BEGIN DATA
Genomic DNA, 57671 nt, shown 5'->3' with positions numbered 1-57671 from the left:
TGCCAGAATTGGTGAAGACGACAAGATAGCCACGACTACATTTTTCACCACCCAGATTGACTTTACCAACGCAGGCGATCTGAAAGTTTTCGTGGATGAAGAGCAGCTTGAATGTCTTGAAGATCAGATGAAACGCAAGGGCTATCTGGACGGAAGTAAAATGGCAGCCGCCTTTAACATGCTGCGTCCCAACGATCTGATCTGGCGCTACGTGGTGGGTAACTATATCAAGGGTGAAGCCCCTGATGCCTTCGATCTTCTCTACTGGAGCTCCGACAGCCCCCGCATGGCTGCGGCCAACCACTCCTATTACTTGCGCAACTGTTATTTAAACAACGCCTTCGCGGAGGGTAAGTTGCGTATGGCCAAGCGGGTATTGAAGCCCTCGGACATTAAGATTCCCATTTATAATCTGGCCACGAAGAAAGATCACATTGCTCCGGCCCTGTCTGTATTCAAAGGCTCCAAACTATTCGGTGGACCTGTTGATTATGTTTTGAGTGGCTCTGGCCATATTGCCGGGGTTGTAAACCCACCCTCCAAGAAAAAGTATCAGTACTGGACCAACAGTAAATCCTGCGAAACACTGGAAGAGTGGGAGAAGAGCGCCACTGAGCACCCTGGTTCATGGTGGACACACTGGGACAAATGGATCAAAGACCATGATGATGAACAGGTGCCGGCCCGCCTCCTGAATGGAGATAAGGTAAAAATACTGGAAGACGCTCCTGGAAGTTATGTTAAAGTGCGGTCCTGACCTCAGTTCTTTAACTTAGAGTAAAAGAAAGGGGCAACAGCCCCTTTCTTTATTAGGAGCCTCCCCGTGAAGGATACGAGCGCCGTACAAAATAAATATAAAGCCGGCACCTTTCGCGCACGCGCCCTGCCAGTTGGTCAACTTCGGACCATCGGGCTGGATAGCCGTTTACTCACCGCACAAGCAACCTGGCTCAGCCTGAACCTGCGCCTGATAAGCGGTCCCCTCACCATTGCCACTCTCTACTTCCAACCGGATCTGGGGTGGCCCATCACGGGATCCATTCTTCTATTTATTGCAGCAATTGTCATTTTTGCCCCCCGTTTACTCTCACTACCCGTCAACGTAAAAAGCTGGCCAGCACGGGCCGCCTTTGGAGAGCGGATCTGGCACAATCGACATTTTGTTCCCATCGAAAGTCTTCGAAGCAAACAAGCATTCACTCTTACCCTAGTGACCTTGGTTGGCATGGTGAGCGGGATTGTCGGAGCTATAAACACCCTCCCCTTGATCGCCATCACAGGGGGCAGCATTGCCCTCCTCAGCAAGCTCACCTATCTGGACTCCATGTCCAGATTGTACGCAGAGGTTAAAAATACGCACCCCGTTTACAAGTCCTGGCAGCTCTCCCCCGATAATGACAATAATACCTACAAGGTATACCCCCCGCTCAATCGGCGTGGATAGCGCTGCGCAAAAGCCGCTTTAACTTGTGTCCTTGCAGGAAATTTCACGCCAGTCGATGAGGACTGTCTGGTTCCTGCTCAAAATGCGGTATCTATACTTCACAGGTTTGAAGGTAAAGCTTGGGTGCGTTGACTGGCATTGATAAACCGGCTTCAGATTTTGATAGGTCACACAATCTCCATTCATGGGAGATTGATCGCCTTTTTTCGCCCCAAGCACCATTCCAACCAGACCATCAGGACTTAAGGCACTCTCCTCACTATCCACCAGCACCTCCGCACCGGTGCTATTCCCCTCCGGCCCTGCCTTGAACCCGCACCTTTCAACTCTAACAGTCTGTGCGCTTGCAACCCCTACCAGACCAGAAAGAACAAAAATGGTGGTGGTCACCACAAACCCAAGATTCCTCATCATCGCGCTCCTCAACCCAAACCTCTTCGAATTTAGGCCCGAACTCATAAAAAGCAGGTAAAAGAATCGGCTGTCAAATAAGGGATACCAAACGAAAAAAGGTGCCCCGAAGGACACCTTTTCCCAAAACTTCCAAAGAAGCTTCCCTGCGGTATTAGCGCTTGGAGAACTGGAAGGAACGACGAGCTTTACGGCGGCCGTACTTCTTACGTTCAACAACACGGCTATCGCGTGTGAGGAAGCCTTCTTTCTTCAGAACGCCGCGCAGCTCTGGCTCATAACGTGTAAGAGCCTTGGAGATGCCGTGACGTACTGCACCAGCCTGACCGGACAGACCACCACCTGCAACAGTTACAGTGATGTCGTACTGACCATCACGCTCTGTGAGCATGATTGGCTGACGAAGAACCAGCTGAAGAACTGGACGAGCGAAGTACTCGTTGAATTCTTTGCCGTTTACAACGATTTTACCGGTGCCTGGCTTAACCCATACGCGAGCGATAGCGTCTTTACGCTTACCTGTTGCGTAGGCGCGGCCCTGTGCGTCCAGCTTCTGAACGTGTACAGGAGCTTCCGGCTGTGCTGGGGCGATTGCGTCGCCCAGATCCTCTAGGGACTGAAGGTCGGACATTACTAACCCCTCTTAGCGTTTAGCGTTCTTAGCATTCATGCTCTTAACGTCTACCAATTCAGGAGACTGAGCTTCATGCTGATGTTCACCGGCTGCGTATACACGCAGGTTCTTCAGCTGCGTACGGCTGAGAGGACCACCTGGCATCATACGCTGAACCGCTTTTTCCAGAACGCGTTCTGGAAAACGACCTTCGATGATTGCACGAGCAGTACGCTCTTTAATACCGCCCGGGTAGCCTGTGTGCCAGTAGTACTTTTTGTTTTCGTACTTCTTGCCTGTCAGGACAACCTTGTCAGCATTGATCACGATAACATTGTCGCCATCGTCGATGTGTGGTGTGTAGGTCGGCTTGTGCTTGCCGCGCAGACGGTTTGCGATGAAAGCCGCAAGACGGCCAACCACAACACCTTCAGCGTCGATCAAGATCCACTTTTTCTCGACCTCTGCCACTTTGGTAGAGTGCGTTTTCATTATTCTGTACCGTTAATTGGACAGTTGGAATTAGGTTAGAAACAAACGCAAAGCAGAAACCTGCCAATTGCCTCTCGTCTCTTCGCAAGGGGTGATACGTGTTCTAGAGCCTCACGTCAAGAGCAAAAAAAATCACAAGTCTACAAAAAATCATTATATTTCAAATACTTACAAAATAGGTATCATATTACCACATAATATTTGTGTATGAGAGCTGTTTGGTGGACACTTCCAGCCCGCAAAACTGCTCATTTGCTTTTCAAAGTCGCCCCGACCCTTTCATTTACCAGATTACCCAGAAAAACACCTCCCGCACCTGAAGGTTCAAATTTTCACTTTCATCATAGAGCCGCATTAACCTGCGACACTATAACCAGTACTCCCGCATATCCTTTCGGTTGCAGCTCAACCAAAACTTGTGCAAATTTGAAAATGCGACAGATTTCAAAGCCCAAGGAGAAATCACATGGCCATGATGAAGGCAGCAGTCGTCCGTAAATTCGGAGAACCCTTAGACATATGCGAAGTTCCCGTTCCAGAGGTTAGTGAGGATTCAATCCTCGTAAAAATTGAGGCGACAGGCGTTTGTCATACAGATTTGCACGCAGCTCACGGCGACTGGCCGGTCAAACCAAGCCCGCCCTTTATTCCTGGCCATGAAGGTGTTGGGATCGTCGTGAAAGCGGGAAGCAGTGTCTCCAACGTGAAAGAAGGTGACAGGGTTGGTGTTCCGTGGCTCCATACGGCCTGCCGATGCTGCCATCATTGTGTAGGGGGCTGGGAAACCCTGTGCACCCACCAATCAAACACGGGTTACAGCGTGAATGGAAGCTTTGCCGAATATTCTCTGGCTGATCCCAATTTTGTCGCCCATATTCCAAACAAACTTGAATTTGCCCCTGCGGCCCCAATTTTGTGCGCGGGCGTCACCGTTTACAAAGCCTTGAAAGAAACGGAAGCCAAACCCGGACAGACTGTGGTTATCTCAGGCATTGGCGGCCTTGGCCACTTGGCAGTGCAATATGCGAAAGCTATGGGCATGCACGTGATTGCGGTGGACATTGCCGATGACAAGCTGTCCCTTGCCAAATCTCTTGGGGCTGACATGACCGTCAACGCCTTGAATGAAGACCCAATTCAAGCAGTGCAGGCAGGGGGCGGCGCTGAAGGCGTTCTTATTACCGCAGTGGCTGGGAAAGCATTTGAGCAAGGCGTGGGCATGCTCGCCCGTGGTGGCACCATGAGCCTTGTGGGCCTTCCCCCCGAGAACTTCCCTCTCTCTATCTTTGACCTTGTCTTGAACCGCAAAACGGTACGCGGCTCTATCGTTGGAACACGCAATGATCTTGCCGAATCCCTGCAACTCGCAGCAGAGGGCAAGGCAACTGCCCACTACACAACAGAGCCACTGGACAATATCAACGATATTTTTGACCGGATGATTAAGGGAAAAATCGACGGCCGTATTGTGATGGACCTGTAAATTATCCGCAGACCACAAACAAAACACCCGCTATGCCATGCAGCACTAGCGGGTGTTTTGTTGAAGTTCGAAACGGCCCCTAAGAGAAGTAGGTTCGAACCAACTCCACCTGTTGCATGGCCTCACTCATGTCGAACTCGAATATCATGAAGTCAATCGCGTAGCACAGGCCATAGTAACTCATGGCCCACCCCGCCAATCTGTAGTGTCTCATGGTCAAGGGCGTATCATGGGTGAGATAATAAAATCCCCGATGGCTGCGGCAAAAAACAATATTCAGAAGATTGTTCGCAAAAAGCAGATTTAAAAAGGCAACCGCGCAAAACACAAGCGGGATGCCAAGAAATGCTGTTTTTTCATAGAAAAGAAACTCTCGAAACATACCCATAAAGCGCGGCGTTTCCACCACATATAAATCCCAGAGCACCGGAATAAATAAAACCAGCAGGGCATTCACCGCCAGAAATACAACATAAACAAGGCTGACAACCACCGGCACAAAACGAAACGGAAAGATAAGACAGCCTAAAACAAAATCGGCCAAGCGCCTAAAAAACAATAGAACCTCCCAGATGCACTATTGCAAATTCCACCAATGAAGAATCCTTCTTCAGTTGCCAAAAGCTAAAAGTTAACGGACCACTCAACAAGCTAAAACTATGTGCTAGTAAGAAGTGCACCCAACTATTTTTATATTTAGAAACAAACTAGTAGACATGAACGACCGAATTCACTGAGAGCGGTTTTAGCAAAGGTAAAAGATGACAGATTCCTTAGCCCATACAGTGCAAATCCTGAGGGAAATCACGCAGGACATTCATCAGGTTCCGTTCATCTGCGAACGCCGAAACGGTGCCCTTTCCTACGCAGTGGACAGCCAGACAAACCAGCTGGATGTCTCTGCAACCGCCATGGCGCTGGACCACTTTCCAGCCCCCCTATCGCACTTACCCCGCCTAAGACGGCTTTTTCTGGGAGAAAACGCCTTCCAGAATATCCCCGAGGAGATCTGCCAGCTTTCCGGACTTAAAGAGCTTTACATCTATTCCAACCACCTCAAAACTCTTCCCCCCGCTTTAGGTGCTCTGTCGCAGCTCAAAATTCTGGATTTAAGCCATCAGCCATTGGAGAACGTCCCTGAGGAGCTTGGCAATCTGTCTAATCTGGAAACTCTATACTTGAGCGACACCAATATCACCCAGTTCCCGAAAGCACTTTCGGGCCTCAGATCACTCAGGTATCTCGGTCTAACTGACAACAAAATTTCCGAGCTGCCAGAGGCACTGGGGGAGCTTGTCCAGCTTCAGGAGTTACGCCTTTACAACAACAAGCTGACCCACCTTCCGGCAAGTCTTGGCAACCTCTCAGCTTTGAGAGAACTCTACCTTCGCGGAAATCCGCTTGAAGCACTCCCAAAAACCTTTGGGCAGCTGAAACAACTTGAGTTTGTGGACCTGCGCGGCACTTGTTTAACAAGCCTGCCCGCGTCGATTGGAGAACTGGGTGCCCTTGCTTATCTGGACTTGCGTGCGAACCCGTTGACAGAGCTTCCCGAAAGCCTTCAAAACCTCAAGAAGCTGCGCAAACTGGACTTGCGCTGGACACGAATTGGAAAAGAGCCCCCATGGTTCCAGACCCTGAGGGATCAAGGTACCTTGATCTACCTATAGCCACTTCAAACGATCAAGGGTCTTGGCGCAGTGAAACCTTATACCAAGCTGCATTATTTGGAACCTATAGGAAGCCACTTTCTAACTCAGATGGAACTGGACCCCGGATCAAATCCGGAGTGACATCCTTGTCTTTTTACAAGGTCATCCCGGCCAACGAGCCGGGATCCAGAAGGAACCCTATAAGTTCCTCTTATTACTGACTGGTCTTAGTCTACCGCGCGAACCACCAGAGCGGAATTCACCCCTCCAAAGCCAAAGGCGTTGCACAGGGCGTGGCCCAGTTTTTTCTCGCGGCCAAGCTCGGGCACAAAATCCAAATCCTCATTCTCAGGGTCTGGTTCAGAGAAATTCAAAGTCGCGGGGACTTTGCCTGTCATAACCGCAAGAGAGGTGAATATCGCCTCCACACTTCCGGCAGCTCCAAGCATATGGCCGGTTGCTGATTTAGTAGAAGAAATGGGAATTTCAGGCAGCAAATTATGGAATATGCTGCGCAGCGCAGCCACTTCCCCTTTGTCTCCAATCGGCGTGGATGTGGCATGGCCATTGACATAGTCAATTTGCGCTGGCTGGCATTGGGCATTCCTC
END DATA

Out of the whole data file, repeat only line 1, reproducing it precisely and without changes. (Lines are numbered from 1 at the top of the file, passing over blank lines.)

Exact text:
Genomic DNA, 57671 nt, shown 5'->3' with positions numbered 1-57671 from the left: